The Lightning Decision Jam (LDJ) is a means of making fast decisions that provide quick direction. The Lightning Decision Jam was developed by design agency AJ&Smart in response to the inefficiency of business meetings. Borrowing ideas from the core principles of design sprints, AJ&Smart created the Lightning Decision Jam.
- Understanding the Lightning Decision Jam
- How to run a Lightning Decision Jam
- Start with the problems (7 minutes)
- Present problems (4 minutes per person)
- Select problems to solve (6 minutes)
- Reframe problems (6 minutes)
- Produce solutions (7 minutes)
- Vote on solutions (10 minutes)
- Prioritize solutions (30 seconds)
- Decide what to execute on (10 minutes)
- Turn solutions into actionable tasks (5 minutes)
- Key takeaways
- Connected Decision Making Frameworks
Understanding the Lightning Decision Jam
Indeed, many meetings consist of unstructured conversation that does not further company goals. Many other meetings are probably better discussed in a group chat or through a series of emails. In either case, attendees are often left feeling confused and generally unmotivated.
Borrowing ideas from the core principles of design sprints, AJ&Smart created the Lightning Decision Jam. These principles include:
- Working together, alone.
- Tangible items being better than discussion.
- A belief that being right is not as important as getting started.
- Less reliance on creativity.
Indeed, the LDJ method is suited to any situation where an organization is having difficulty in defining or addressing problems. The method is also versatile. It can be used in large multinational corporations or small start-ups containing just a few people.
How to run a Lightning Decision Jam
Before beginning, an ideal team size of 4-6 people must select a moderator. A good moderator is essential in ensuring that discussions do not become unstructured or run over time.
After personnel has been decided, the LDJ can be performed by following these steps:
Start with the problems (7 minutes)
Each team member should spend 7 minutes detailing the problems or challenges encountered during the week on blue post-it notes. There must be no discussion during this process.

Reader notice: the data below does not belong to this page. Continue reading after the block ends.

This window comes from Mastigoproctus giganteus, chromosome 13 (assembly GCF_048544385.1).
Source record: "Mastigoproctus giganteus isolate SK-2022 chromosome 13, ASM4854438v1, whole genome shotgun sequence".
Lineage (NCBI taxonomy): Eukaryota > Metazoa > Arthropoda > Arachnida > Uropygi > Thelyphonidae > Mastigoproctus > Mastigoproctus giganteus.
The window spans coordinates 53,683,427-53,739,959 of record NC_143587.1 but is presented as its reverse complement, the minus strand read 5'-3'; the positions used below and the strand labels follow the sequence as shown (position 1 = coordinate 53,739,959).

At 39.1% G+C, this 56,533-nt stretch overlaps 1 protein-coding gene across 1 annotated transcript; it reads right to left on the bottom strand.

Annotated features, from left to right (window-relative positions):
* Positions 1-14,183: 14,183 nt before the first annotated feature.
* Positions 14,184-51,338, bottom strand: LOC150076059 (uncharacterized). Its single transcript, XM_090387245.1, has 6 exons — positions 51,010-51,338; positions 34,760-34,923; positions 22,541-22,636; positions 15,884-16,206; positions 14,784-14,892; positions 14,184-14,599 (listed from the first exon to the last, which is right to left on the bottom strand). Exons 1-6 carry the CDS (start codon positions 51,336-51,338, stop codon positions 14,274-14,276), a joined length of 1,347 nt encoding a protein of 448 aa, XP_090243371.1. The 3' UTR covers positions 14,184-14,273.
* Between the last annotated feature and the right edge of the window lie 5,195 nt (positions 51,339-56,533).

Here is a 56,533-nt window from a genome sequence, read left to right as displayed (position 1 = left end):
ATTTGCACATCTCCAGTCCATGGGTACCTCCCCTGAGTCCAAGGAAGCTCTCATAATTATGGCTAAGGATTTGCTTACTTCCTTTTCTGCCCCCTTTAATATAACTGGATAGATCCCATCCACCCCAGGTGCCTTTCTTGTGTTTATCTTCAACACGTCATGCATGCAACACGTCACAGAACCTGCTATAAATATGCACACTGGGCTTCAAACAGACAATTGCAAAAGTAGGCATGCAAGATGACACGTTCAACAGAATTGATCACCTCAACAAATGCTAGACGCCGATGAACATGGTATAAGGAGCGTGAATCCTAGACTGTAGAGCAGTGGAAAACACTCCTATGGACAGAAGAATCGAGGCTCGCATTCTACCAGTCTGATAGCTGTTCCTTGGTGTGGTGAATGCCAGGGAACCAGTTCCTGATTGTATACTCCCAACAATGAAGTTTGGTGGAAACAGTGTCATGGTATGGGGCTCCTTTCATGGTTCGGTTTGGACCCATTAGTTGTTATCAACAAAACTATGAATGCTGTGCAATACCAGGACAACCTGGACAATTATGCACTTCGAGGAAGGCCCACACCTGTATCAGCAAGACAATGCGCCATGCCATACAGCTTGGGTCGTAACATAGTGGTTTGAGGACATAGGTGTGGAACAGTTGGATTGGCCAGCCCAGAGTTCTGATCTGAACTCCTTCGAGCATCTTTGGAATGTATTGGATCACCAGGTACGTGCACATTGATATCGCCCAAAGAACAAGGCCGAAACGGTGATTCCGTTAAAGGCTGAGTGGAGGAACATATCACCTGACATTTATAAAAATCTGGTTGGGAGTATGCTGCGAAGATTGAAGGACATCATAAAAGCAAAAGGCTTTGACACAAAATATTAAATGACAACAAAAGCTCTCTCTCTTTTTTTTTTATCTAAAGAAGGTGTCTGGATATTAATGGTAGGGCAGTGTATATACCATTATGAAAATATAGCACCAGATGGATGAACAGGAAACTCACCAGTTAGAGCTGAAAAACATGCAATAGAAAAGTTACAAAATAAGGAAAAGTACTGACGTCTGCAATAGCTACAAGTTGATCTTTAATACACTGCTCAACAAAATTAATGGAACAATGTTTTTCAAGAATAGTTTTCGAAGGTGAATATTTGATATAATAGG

Present problems (4 minutes per person)
One at a time, each person should then stand up and stick the blue post-it notes to a wall or whiteboard while they give a brief description for each. To avoid running over 4 minutes, it is helpful to dedicate no more than 30 seconds to each problem.
Select problems to solve (6 minutes)
Each team member is then assigned two dots which they must then use to vote on the problems they deem the most important to solve. Again, there must be no discussion between the group.
Reframe problems (6 minutes)
Here, the moderator rewriters the top-voted problem in the form of a standardized challenge. The challenge is reframed in the “How Might We” (HMW) format to make it solvable and ensure consistency across all problems.
Consider the example of a post-it note reading “I am having difficulty keeping up with this new marketing campaign”. Rewritten in HMW format, the challenge then reads “Ensure that everyone is supported and well-informed during marketing campaigns”.
Produce solutions (7 minutes)
Without any discussion, each team member has 7 minutes to write potential solutions on green post-it notes. At this point, the focus is on quantity over quality. After the allotted time has elapsed, each member sticks their solutions on the wall.
Vote on solutions (10 minutes)
To cast votes on the most viable solutions, each team member is given six dots.
Prioritize solutions (30 seconds)
Solutions with more than two votes should be prioritized, with post-it notes containing the most dots placed near the top of the wall or whiteboard.
Decide what to execute on (10 minutes)
How much effort is required to enact each solution? A simple effort/impact matrix can be used to determine which solutions have the highest potential to be a quick fix.
To achieve this, the moderator should hold each post-it note over the matrix and ask team members to decide a final position based on its perceived effort and impact.
Turn solutions into actionable tasks (5 minutes)
Problems occupying favorable positions on the matrix are then taken off the wall or whiteboard. Then, the individual who came up with the original problem is tasked with creating an actionable plan that can be completed in 1-2 weeks.
- The Lightning Decision Jam allows businesses to make fast, effective decisions on high-impact problems.
- The Lightning Decision Jam was created in response to traditional business meetings that often result in an unstructured conversation that does not further company goals.
- Running a Lightning Decision Jam means following a structured, time-limited process. With an emphasis on no discussion and group consensus through voting, the LDJ team can create a clear and actionable solution quickly.
Connected Decision Making Frameworks